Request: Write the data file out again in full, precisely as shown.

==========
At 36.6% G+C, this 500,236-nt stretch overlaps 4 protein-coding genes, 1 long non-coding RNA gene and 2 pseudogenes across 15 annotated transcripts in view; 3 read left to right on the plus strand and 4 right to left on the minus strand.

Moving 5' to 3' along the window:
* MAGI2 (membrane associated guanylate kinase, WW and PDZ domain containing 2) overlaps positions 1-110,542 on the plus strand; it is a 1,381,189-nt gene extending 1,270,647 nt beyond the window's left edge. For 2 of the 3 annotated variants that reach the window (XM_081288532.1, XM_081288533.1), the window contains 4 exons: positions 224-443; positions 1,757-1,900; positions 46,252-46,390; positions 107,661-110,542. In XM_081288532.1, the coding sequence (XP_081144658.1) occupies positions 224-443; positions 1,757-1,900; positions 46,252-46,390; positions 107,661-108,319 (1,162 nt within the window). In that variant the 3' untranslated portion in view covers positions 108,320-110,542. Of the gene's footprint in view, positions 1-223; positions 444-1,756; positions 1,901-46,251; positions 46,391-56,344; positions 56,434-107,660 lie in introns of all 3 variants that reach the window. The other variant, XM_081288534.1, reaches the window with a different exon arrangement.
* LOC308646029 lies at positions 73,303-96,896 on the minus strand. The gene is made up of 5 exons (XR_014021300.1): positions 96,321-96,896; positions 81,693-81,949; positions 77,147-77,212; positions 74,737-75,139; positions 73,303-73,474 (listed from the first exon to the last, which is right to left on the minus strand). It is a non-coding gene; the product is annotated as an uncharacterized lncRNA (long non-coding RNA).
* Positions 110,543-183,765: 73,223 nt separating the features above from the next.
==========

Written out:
At 36.6% G+C, this 500,236-nt stretch overlaps 4 protein-coding genes, 1 long non-coding RNA gene and 2 pseudogenes across 15 annotated transcripts in view; 3 read left to right on the plus strand and 4 right to left on the minus strand.

Moving 5' to 3' along the window:
* MAGI2 (membrane associated guanylate kinase, WW and PDZ domain containing 2) overlaps positions 1-110,542 on the plus strand; it is a 1,381,189-nt gene extending 1,270,647 nt beyond the window's left edge. For 2 of the 3 annotated variants that reach the window (XM_081288532.1, XM_081288533.1), the window contains 4 exons: positions 224-443; positions 1,757-1,900; positions 46,252-46,390; positions 107,661-110,542. In XM_081288532.1, the coding sequence (XP_081144658.1) occupies positions 224-443; positions 1,757-1,900; positions 46,252-46,390; positions 107,661-108,319 (1,162 nt within the window). In that variant the 3' untranslated portion in view covers positions 108,320-110,542. Of the gene's footprint in view, positions 1-223; positions 444-1,756; positions 1,901-46,251; positions 46,391-56,344; positions 56,434-107,660 lie in introns of all 3 variants that reach the window. The other variant, XM_081288534.1, reaches the window with a different exon arrangement.
* LOC308646029 lies at positions 73,303-96,896 on the minus strand. The gene is made up of 5 exons (XR_014021300.1): positions 96,321-96,896; positions 81,693-81,949; positions 77,147-77,212; positions 74,737-75,139; positions 73,303-73,474 (listed from the first exon to the last, which is right to left on the minus strand). It is a non-coding gene; the product is annotated as an uncharacterized lncRNA (long non-coding RNA).
* Positions 110,543-183,765: 73,223 nt separating the features above from the next.